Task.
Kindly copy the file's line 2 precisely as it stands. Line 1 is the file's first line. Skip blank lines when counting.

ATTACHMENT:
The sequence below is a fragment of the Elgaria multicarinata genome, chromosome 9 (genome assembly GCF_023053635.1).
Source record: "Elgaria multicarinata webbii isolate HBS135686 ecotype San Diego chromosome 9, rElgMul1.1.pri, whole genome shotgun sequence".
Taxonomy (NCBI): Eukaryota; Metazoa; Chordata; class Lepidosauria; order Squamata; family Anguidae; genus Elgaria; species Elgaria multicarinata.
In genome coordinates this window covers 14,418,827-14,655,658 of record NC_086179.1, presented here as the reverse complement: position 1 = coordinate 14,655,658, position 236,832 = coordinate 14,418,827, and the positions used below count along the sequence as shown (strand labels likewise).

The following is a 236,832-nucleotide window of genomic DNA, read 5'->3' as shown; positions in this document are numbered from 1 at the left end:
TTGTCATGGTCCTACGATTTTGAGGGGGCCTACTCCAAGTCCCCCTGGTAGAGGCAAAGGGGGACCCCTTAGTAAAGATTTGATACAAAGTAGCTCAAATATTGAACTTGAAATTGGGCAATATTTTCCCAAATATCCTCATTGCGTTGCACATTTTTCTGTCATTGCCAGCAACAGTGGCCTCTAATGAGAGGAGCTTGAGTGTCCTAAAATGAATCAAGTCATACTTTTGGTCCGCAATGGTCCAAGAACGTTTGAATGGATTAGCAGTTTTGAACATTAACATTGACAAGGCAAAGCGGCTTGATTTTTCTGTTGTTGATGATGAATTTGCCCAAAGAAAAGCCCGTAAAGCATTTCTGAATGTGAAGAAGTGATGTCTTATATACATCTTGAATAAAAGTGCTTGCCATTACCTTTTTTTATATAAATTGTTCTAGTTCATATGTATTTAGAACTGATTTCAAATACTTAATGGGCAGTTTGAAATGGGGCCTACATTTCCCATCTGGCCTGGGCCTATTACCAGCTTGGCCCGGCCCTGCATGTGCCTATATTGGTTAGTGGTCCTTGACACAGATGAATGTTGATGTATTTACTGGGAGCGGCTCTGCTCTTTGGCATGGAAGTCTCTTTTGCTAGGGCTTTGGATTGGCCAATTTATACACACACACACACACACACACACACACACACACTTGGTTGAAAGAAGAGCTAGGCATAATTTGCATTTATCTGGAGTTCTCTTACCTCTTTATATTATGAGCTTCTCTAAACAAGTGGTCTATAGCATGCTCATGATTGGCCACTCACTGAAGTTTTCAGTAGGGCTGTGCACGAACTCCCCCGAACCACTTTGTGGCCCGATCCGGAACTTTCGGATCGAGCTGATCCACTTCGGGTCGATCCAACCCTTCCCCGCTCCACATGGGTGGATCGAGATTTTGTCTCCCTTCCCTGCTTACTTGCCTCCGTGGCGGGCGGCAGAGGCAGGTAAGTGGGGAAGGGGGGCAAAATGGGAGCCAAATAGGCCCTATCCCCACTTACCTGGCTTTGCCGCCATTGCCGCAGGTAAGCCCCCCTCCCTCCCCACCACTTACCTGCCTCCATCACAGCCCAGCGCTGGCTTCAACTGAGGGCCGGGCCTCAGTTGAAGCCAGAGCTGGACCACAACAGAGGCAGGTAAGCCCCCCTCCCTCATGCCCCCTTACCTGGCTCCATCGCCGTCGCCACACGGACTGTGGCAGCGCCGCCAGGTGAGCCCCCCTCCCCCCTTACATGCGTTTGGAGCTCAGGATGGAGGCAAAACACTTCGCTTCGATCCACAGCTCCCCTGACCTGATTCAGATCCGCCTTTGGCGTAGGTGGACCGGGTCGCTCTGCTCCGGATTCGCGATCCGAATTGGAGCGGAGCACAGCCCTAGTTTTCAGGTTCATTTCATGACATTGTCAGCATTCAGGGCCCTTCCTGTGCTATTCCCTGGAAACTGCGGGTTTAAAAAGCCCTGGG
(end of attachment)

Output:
Source record: "Elgaria multicarinata webbii isolate HBS135686 ecotype San Diego chromosome 9, rElgMul1.1.pri, whole genome shotgun sequence".